Typically, in Florida family law cases, the parties must pay their own costs and fees. In some instances, though, the law permits parties to recover costs from their opponent. As illustrated in a recent Florida family law action, if the law mandates the assessment of costs, they are recoverable regardless of whether a party does not request such costs immediately. If you are involved in a family law dispute, it is in your best interest to talk to a Miami family law attorney about what measures you can take to protect your interests.
History of the Case
It is reported that at the end of July 2022, the father filed a motion to tax costs after a dismissal order was entered at the beginning of the month. The trial court applied a reasonable time standard to the father’s request and found that the father’s decision to wait until the end of the month to file his motion was unreasonable based on the facts and circumstances.
Allegedly, the court pointed out that in April 2022, the father had filed a Townsend Motion and stated that the father should have made his claim for costs within a reasonable time after filing the motion and provided the mother with notice that he would be seeking costs. As such, the court found that the father’s delay in filing for costs was unjustified and denied his request. The father appealed.
Grounds for Awarding Costs in Florida Family Law Actions
On appeal, the court reversed the trial court ruling. In doing so, it referenced prior case law that emphasized that Rule 12.420, entitled “Dismissal of Actions,” mandates the assessment of costs upon dismissal of the action. The Rule explicitly states that costs shall be assessed after a dismissal, and this requirement is couched in mandatory language.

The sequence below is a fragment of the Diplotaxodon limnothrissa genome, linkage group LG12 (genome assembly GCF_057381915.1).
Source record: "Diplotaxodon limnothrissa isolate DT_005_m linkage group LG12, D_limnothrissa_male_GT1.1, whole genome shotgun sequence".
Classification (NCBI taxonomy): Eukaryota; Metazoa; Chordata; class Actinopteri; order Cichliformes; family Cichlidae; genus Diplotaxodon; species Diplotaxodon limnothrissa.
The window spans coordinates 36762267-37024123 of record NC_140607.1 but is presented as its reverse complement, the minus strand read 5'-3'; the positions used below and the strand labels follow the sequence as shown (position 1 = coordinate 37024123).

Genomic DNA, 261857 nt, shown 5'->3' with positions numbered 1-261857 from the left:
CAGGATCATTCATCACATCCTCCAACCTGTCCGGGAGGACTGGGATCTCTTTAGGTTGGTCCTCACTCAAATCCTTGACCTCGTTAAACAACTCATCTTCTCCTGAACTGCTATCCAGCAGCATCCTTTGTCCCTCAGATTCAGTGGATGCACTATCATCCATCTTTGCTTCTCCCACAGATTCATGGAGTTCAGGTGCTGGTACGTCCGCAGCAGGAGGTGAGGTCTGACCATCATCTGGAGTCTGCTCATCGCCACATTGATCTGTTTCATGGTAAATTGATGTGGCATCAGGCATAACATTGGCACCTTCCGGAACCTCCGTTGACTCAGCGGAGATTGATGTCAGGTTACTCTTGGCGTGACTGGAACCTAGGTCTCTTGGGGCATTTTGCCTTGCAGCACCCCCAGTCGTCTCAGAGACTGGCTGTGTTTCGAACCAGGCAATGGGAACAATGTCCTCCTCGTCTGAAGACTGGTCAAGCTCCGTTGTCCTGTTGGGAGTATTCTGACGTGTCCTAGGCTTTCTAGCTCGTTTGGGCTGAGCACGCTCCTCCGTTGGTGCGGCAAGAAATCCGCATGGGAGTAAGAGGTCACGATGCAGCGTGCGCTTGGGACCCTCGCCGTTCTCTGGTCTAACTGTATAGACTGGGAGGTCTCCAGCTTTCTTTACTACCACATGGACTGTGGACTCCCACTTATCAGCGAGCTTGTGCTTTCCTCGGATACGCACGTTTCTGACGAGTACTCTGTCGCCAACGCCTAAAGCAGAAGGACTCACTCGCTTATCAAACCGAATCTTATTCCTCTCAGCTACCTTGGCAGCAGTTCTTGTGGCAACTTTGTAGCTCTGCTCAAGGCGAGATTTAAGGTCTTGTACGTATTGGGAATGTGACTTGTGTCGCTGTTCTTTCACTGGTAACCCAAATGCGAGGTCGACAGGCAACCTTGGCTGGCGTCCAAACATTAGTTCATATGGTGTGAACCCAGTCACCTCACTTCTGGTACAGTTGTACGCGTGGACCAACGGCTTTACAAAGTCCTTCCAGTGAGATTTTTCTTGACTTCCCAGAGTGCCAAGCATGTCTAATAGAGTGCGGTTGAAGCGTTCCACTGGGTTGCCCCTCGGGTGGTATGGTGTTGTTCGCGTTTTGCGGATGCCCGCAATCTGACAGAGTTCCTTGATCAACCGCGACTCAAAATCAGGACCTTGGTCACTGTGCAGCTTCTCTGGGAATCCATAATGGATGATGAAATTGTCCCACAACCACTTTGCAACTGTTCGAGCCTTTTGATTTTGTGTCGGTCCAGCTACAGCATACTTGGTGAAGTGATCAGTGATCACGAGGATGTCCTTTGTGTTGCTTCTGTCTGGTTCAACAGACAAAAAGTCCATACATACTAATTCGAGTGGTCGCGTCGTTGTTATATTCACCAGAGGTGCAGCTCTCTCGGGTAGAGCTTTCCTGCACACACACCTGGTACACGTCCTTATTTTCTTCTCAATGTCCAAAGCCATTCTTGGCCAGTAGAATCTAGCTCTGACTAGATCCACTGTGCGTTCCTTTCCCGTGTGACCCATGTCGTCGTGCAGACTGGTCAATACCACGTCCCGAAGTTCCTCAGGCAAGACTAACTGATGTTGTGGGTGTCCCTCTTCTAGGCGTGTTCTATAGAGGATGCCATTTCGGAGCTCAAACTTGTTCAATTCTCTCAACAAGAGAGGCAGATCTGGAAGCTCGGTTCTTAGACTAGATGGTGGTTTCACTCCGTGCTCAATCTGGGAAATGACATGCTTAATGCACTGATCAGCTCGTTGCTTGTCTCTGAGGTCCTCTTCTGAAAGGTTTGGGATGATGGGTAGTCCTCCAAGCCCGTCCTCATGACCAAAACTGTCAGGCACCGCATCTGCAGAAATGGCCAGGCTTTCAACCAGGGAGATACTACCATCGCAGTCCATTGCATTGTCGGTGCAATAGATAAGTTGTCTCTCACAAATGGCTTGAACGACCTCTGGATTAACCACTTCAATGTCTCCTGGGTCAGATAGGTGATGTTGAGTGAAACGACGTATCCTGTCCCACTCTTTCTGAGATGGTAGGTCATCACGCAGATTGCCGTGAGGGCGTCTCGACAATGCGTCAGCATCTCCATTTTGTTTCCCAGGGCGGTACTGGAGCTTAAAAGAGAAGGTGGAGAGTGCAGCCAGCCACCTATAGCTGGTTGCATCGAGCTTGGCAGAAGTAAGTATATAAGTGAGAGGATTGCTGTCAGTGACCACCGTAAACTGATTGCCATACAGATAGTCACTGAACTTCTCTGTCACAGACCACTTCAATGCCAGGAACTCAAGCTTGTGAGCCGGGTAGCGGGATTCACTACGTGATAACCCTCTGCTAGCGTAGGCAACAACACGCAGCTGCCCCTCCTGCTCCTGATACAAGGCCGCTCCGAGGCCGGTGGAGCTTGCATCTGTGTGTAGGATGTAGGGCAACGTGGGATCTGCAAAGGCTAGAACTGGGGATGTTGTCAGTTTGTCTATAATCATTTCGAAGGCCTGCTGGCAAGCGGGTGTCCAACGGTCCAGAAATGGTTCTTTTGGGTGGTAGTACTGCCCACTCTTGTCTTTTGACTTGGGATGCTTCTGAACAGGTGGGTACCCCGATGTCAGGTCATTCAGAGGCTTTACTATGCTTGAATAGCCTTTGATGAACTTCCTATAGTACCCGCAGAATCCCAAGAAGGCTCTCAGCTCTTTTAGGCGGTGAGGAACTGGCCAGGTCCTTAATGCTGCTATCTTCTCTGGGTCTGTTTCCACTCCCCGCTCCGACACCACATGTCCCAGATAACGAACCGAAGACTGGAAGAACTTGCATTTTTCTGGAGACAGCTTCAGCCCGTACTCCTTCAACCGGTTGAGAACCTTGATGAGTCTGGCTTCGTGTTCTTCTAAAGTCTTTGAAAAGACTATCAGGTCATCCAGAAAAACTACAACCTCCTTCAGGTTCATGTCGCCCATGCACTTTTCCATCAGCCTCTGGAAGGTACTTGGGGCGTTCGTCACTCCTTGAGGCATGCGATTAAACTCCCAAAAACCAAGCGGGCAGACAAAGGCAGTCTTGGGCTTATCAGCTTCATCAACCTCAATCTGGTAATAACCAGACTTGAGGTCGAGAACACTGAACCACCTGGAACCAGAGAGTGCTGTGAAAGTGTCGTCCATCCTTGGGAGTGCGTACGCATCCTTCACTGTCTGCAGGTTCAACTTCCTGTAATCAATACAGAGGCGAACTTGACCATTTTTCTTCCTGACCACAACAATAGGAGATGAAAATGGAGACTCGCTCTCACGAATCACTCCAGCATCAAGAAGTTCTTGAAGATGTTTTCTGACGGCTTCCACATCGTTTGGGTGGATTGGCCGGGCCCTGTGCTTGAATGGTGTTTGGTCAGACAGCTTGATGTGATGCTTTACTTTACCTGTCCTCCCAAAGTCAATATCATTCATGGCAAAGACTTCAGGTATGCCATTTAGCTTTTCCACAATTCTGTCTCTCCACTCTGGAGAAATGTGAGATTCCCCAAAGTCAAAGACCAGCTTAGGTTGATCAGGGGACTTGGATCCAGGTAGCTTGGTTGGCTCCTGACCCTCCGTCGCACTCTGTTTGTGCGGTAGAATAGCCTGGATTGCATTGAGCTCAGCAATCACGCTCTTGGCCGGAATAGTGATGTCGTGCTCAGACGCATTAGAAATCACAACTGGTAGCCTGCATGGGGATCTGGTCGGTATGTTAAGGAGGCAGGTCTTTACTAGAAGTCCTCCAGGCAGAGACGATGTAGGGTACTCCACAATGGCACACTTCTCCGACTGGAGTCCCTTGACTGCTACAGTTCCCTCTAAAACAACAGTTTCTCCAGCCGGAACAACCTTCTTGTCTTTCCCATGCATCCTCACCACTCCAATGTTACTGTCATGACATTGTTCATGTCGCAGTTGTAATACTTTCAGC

The case cited by the court made it clear that costs should be assessed in the action that is the subject of the dismissal, and this was consistent with the civil counterpart of the rule. As a result, the court held that the circuit court erred in its application of a “reasonable time” standard for filing the motion to tax costs.
Finally, the court clarified that even if the “reasonable time” standard was applicable, the benchmark date for determining the timeliness of the father’s motion to tax costs should have been the date of the dismissal order, not the filing date of the Townsend motion. As the father’s motion was filed within twenty days of the dismissal order, it was deemed to be within a reasonable time. Therefore, the appellate court reversed the circuit court’s order denying the father’s motion for costs and remanded the case for a hearing to assess taxable costs in accordance with Rule 12.420(c).
Talk to a Dedicated Miami Attorney
Florida law dictates when costs are recoverable in Miami family law actions, and the courts are required to award such requests when requested in accordance with the law. If you are dealing with a family law issue, it is advisable to seek the advice of an attorney. The dedicated Miami family law lawyers of the Law Offices of Sandy T. Fox, P.A. can inform you of your rights and aid you in seeking your desired outcome. You can contact us through our online form or at 800-596-0579 to arrange a conference.